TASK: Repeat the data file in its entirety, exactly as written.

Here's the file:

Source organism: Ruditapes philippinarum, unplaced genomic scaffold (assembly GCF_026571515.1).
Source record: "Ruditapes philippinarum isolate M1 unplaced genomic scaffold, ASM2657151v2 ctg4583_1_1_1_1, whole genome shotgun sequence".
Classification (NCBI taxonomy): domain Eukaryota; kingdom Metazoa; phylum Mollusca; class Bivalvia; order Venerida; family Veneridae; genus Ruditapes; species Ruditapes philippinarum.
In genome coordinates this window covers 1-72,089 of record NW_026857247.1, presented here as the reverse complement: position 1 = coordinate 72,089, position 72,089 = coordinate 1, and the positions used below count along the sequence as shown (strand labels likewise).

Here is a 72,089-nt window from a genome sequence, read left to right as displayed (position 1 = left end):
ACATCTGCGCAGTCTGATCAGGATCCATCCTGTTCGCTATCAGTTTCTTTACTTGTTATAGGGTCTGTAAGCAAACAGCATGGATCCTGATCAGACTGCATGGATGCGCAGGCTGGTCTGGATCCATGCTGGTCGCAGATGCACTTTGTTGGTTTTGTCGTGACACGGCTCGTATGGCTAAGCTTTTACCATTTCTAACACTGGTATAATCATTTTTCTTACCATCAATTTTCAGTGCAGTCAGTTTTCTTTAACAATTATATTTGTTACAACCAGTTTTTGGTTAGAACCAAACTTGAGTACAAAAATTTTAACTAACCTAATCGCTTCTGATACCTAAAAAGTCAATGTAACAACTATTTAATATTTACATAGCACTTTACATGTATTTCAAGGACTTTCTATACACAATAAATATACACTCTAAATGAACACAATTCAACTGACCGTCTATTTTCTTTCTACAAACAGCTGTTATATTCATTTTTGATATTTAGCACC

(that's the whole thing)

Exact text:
Source organism: Ruditapes philippinarum, unplaced genomic scaffold (assembly GCF_026571515.1).
Source record: "Ruditapes philippinarum isolate M1 unplaced genomic scaffold, ASM2657151v2 ctg4583_1_1_1_1, whole genome shotgun sequence".
Classification (NCBI taxonomy): domain Eukaryota; kingdom Metazoa; phylum Mollusca; class Bivalvia; order Venerida; family Veneridae; genus Ruditapes; species Ruditapes philippinarum.
In genome coordinates this window covers 1-72,089 of record NW_026857247.1, presented here as the reverse complement: position 1 = coordinate 72,089, position 72,089 = coordinate 1, and the positions used below count along the sequence as shown (strand labels likewise).

Here is a 72,089-nt window from a genome sequence, read left to right as displayed (position 1 = left end):
ACATCTGCGCAGTCTGATCAGGATCCATCCTGTTCGCTATCAGTTTCTTTACTTGTTATAGGGTCTGTAAGCAAACAGCATGGATCCTGATCAGACTGCATGGATGCGCAGGCTGGTCTGGATCCATGCTGGTCGCAGATGCACTTTGTTGGTTTTGTCGTGACACGGCTCGTATGGCTAAGCTTTTACCATTTCTAACACTGGTATAATCATTTTTCTTACCATCAATTTTCAGTGCAGTCAGTTTTCTTTAACAATTATATTTGTTACAACCAGTTTTTGGTTAGAACCAAACTTGAGTACAAAAATTTTAACTAACCTAATCGCTTCTGATACCTAAAAAGTCAATGTAACAACTATTTAATATTTACATAGCACTTTACATGTATTTCAAGGACTTTCTATACACAATAAATATACACTCTAAATGAACACAATTCAACTGACCGTCTATTTTCTTTCTACAAACAGCTGTTATATTCATTTTTGATATTTAGCACC